It has been clear to me a for a long time that Trump is a cult leader; his followers behave exactly like cult members, deflected all information that might undermine their faith in their leader or present cognitive dissonance. They find endless excuses for Trump’s offensive conduct and incompetence. If he hasn’t fulfilled a campaign promise, such as bringing back manufacturing jobs or building the border wall, his followers tell that you “he’s working on it; he’s doing the best be can, but there are lot of enemies blocking his efforts.” The same behavior is seen in QAnon and every other cult.
There are no truly closed systems, except for purely conceptual systems, e.g. the physicist’s imaginary box that is isolated from all outside influences.
In this panoptic society of which incarceration is the omnipresent armature, the delinquent is not outside the law; he is, from the very outset, in the law, at the very heart of the law, or at least in the midst of those mechanisms that transfer the individual imperceptibly from discipline to the law, from deviation to offence. Although it is true that prison punishes delinquency, delinquency is for the most part produced in and by an incarceration which, ultimately, prison perpetuates in its turn.
In modernity, the universal validity of the law comes into question. The law is no longer simply God’s law or the monarch’s law or a reflection of Nature; the law is contingent, and it is not the same thing as justice. The law, like religion, is also only one function system among several. Justice is an idea, concept, aspiration, or topic of conversation, but the law is what society actually uses to stabilize normative expectations. Ibsen and Chekhov shared an interest in the question of morality–specifically, how a morality based on social hierarchy, or stratification, cannot survive in a functionally differentiated society.
In a 1996 article on morality and ethics, Luhmann wrote, First, systems theory means, nowadays, starting with a difference, that is, the difference of system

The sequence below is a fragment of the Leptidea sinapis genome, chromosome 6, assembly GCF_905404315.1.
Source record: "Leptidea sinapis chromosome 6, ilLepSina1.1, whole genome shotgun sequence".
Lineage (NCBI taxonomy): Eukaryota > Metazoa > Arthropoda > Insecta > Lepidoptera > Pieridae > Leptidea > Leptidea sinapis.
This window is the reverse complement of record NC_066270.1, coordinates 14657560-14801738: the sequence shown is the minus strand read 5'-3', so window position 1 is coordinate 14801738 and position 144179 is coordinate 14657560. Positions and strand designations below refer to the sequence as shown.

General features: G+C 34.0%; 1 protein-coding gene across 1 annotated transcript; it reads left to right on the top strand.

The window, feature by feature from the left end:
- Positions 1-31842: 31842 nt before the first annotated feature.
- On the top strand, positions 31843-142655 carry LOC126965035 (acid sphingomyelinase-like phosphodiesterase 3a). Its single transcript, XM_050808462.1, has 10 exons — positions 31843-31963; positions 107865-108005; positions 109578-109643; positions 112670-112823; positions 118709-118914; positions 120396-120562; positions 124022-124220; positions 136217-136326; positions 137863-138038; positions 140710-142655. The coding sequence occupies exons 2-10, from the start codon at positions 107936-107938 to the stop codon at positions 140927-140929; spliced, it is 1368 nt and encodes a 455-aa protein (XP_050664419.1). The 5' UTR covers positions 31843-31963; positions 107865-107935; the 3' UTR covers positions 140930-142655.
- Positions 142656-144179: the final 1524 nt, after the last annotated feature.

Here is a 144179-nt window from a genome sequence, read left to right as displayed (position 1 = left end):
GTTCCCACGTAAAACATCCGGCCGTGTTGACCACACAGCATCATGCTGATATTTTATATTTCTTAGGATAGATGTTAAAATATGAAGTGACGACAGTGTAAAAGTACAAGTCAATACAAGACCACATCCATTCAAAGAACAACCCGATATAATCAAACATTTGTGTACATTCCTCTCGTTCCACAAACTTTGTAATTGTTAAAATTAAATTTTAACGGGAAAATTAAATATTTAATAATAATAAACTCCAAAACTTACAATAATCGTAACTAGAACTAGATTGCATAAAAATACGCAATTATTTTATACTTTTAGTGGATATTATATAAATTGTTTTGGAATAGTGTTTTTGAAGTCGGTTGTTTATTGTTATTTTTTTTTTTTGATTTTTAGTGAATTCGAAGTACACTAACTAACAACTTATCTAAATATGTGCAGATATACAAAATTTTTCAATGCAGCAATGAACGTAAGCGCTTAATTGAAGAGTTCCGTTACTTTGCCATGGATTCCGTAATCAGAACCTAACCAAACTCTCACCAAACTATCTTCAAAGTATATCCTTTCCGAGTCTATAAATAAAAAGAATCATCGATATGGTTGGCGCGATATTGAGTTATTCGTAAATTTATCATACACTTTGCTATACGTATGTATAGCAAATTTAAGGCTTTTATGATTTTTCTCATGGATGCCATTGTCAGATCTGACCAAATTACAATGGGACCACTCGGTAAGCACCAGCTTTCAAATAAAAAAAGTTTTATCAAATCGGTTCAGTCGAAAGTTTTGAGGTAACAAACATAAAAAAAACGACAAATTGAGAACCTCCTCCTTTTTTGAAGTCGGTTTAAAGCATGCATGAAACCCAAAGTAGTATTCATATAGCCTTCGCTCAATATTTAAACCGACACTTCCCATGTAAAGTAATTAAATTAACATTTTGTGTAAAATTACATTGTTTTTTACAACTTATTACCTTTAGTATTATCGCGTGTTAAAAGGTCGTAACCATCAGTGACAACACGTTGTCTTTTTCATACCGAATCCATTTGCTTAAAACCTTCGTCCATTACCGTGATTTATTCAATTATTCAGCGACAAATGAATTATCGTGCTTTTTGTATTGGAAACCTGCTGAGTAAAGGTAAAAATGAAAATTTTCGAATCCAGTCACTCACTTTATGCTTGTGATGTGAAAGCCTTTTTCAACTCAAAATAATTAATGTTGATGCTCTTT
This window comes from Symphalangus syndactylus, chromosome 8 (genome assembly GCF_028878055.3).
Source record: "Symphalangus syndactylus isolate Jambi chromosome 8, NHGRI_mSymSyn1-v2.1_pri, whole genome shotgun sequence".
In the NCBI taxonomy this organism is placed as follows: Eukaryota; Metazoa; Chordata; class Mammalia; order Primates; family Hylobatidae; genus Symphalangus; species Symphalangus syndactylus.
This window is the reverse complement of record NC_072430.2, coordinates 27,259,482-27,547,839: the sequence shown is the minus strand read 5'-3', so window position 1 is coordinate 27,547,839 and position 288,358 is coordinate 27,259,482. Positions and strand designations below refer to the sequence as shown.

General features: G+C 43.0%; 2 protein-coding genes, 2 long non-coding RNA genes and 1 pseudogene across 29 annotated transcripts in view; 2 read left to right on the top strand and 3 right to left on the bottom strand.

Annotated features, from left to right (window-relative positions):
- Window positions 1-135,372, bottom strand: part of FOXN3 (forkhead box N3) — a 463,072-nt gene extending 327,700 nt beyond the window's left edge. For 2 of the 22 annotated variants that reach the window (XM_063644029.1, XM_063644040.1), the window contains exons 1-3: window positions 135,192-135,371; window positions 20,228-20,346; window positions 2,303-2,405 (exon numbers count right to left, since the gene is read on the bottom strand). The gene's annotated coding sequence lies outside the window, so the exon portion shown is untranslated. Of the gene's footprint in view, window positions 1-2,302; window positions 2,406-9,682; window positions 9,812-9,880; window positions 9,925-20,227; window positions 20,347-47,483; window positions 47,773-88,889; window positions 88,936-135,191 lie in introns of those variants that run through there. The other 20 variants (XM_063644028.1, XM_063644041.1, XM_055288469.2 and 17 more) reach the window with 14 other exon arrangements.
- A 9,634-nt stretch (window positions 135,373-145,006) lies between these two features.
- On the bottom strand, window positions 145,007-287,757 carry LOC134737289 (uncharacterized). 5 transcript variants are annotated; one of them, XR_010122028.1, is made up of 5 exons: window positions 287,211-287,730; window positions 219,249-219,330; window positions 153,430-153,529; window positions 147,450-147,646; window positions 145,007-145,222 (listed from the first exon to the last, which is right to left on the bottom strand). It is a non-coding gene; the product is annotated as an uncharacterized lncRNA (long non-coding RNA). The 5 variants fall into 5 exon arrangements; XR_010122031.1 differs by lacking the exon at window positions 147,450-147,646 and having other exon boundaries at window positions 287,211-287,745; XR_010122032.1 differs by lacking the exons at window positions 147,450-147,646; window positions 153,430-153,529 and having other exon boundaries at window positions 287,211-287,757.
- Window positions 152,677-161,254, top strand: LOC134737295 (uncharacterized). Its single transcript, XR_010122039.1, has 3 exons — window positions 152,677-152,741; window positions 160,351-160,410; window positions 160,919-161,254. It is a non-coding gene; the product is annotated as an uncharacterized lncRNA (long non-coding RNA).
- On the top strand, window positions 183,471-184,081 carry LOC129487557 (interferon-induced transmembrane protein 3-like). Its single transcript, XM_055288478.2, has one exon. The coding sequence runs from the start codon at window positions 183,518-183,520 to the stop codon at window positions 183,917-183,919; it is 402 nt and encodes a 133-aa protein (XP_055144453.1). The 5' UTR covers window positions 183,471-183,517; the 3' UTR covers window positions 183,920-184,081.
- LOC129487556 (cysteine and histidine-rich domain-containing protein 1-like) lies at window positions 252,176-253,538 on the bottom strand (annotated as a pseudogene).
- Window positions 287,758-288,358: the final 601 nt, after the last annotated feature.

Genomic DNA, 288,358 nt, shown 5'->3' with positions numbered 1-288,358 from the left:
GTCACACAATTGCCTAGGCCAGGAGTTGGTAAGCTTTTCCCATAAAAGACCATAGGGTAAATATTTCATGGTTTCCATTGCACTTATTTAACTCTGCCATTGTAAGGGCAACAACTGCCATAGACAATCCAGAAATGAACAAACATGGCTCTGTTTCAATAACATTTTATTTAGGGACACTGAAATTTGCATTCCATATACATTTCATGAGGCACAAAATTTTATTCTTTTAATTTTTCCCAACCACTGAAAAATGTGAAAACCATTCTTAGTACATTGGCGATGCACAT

Here is concise definition of allopoiesis, which is distinguished from autopoiesis: pespmc1.vub.ac.be/ASC/ALLOPOIESIS.html
One sort of madness consists in seeing the accidental (or contingent) as necessary. We meet someone and later think that the meeting was fated; it was written in the stars. In La Nausée (1938), Sartre explores this issue. Nothing is actually necessary; it’s all contingent. Everything that has happened could have happened differently—or not have happened at all.
The English words ethics and morality are often used synonymously. For instance, ethics might be called “moral philosophy.” But one way of distinguishing between morality
“The astonishing thing is not that some people steal or that others occasionally go out on strike, but rather that all those who are starving do not steal as a regular practice, and all those who are exploited are not continually out on strike: after centuries of exploitation, why do people still tolerate being humiliated and enslaved, to such a point, indeed, that they actually want humiliation and slavery not only for others but for themselves?”
Whenever people try to undercut the independence of or science or journalism, for example, we see the countermovement of functional de-differentiation. The battle between creationism (or the more respectable “intelligent design”) and the theory of evolution has been an attack on the functional differentiation of science; it’s effort to subordinate science to religion. A closely related movement has been the movement away from public schooling in the form of fundamentalist schools and religion-based homeschooling, which seeks to subordinate education to religion.